Alcohol Abusing You?
Is It More Harmful Than
Desperate to stop drinking but don’t know how. Maybe you’ve tried and failed (maybe you’ve failed multiple times)
There is a way out. You can quit drinking and have a good life. A life you enjoy. A life with meaning, filled with people you love, a life you can be proud of. One without shame and suffering. (I know you suffer, it’s not a secret. I’ve been there.)
If you know alcohol (or drugs) is hurting you. If you know it’s only going to get worse. If you’ve had enough.
Here are some common objections. With some real basic answers. Remember, to some extent, all of them are based in reality. But you cannot get sober until you stop drinking (or drugging). You also cannot have a meaningful life if you are in a continuous cycle of drunkenness and withdrawal. But you already know that, or you wouldn’t be here.
If you have any of these objections, talk to the phone counselor.
- You don’t want to lose your job
(it is against federal law to fire for getting help for a medical condition)
- You will deal with it on your own
(you’ve already tried that, probably several times)
- You can’t afford it
(insurance will pay and the money saved once you’ve quit drinking alcohol will help too)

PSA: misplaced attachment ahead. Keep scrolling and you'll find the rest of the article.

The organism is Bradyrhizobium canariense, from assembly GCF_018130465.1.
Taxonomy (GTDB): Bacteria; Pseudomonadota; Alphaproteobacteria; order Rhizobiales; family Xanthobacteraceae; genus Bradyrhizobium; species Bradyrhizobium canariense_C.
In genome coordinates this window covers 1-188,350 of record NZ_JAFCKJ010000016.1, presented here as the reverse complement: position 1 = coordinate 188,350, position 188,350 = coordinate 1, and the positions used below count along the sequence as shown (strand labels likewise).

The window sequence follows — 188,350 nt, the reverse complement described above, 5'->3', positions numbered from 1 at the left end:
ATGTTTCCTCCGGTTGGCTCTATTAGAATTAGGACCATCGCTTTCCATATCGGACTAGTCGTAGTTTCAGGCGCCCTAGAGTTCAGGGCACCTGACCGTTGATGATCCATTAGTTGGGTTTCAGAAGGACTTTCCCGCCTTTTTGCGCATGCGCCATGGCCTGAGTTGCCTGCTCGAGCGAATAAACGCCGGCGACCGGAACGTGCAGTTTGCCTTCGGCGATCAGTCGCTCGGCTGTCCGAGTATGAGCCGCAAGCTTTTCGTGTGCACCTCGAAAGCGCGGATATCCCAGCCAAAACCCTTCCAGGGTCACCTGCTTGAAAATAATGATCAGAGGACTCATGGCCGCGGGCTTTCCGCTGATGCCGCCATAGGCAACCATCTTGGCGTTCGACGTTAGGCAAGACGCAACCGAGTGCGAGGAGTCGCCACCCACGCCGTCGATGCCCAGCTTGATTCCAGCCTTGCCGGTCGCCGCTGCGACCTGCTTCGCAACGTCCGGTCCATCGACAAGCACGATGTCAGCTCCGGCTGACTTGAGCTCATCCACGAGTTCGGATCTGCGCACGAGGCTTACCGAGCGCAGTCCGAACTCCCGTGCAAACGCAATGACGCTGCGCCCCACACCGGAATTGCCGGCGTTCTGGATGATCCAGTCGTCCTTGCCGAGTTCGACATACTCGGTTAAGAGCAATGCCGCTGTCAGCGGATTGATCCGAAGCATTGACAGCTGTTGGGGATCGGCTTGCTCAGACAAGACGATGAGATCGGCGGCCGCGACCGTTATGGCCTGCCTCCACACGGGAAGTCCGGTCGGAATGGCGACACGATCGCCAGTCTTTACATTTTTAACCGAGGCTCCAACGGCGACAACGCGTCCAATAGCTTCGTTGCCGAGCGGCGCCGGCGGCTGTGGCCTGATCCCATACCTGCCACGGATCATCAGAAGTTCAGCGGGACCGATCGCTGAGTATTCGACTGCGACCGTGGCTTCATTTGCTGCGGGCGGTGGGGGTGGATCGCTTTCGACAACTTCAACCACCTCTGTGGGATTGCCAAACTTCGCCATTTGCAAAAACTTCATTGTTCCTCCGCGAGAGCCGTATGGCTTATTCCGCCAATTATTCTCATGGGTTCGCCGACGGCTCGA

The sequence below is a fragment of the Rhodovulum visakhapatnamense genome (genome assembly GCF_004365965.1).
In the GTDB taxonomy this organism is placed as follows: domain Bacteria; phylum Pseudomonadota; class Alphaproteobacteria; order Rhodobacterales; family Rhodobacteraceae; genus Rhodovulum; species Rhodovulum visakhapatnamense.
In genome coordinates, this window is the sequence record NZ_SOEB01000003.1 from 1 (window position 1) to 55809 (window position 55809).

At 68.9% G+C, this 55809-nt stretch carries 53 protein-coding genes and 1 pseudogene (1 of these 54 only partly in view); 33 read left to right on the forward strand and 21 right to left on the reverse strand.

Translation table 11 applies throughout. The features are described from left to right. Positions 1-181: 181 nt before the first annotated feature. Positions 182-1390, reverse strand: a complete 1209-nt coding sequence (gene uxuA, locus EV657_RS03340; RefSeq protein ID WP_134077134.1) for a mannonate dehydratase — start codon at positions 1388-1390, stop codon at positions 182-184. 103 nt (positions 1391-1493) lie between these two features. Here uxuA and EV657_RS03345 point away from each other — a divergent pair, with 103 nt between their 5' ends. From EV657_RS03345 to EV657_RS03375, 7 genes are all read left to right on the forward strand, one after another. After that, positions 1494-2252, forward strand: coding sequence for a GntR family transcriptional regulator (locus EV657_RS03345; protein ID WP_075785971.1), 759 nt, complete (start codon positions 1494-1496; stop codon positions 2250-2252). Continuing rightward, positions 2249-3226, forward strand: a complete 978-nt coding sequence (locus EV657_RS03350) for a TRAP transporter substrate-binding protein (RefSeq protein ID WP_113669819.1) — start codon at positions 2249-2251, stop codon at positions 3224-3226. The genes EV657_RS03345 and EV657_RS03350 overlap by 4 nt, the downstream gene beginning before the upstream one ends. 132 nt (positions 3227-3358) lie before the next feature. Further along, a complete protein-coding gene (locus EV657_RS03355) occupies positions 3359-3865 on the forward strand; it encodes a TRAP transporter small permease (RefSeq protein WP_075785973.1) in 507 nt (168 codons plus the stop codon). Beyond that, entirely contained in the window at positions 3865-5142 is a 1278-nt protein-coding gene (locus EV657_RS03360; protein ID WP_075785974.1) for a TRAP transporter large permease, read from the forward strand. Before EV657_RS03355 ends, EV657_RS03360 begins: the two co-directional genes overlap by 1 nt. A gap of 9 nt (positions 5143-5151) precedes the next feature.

- You don’t have a problem
(your not searching the internet for fun, your on this page for a reason)
- 12 Step programs are not for you
(there are a lot of options besides 12-Step programs, SMART Recovery, etc., ask the phone counselor)
- Who will care for your family (sick parent, young children)
(this can be a legitimate excuse, talk to the counselor on the phone)
- You’ve tried it before, it doesn’t work
(now your going to try it with help, your going to find out what went wrong before, talk to the counselor on the phone
- You can’t miss work, too many bills
(you likely already have trouble maintaining steady employment, you’ll also have all the money you would have spent on alcohol, )
I understand that you may be hesitant.
I didn’t think I could give up alcohol, until I finally did. I didn’t believe I had “really truly” quit drinking until I hadn’t drank for a full year. After all the failed attempts I didn’t trust myself. By the end of the 2nd year sober, I wished I would have given up alcohol a decade sooner.
I had survived as an alcoholic but I hadn’t lived. When I got sober I mourned the loss of time with my family. Instead of following my dreams, I got dragged around by a bottle. I regretted it all, because I threw away some of the best years of my life and I couldn’t get them back. I still regret it, but the damage has been stopped. And the future, a real future, has begun.
A hundred different alcoholics will tell you that same story, each one a little differently, but essentially the same.
- “I should have quit drinking sooner”
- “I threw away the best years of my life”
- “The things I could have done if I had been sober, instead of drunk or strungout”
These sorts of remarks are common among recovering addicts. Once you have a little sober time, you’ll know exactly what they mean. You’ll also learn how to let go of regret and move forward with your life.
This is the easiest way to overcome an addiction. It is also the fastest.
You don’t know this yet. But, it’s way easier to be sober, than it is to be drunk/high. It’s way, way easier than twitching and shaking because you aren’t.
Help yourself now!